Navy Head Wants More Diverse Service, Will Change Recruitment Techniques

Chief of Naval Operations Admiral Michael Gilday is striving to make the U.S. Navy the most diverse military service of the 21st Century by changing the way recruitment is handled.

Gilday said at the State of the Navy event on Thursday that his goal is to "put the Navy in a place over the next 20 years where we're the most diverse service in the DOD."

"I think it's going to be a long-term effort to get us where we need to be with respect to a diverse force," Gilday said. "And where, you know, we ultimately have a force where respect is part of everybody's DNA, right?"

Gilday said that the ultimate goal is for the Navy to "respect diversity" in relation to both "racial and gender diversity" and "experience and varied backgrounds." Gilday believes that this can only be achieved through intentional, competitive recruitment.

Navy Officers
A Navy admiral is calling for change in the way recruitment is handled in order to achieve a more diverse force. Above, members of the Navy Ceremonial Guard stand for the National Anthem during a ceremony at the U.S. Navy Memorial on September 17, 2021, in Washington, D.C. Getty Images

"I think that if organizations don't have that mindset, they're not going to be competitive in this century," Gilday added.

Gilday echoed the same sentiments in the February 2020 Task Force One Navy Report, which focuses on the capitalization of "mentorship, advocacy and accountability" to address inequality and bias that exists within the ranks.

"As a Navy—uniform and civilian, active and reserve—we cannot tolerate discrimination of any kind, and must engage in open and honest conversations with each other and take action," Gilday said in the report. "That is why we stood up 'Task Force One Navy'—to identify and remove racial barriers, improve inclusion efforts, create new opportunities for professional development, and eliminate obstacles to enter the Navy."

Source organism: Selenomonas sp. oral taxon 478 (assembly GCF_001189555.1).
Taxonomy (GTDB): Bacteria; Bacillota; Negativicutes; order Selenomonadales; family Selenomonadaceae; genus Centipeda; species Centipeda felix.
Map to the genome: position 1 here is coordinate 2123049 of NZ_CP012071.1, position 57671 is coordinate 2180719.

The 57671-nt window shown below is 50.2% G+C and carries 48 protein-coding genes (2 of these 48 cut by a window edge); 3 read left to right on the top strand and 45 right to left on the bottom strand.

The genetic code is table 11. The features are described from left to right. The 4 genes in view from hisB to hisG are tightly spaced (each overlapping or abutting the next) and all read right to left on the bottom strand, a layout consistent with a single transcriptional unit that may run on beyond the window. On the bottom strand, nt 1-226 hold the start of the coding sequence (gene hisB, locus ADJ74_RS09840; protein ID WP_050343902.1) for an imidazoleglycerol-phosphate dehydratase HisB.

The report contained more than 50 recommendations to foster diversity and inclusion in the service, in areas like talent management, retention and professional development.

It also advised the Navy to consider the structure that's currently in place for "promotions, dealing, and milestone job opportunities," as well as "expanding the diversity data included in selection board records to garner transparency."

Currently, more than 41 percent of enlisted sailors are people of color, according to the Department of Defense figures from 2019. These sailors make up nearly 23 percent of Naval officers, which is the highest ratio of all military branches.

Black male and Black female enlisted members make up a higher percentage than what is currently represented in the civilian workforce of 18-to-44 year-olds, based on 2018 numbers from the undersecretary of defense. White, Asian and Hispanic enlisted recruits represent a smaller percentage than in the workforce.

Newsweek reached out to the U.S. Navy for comment but did not receive a response in time for publication.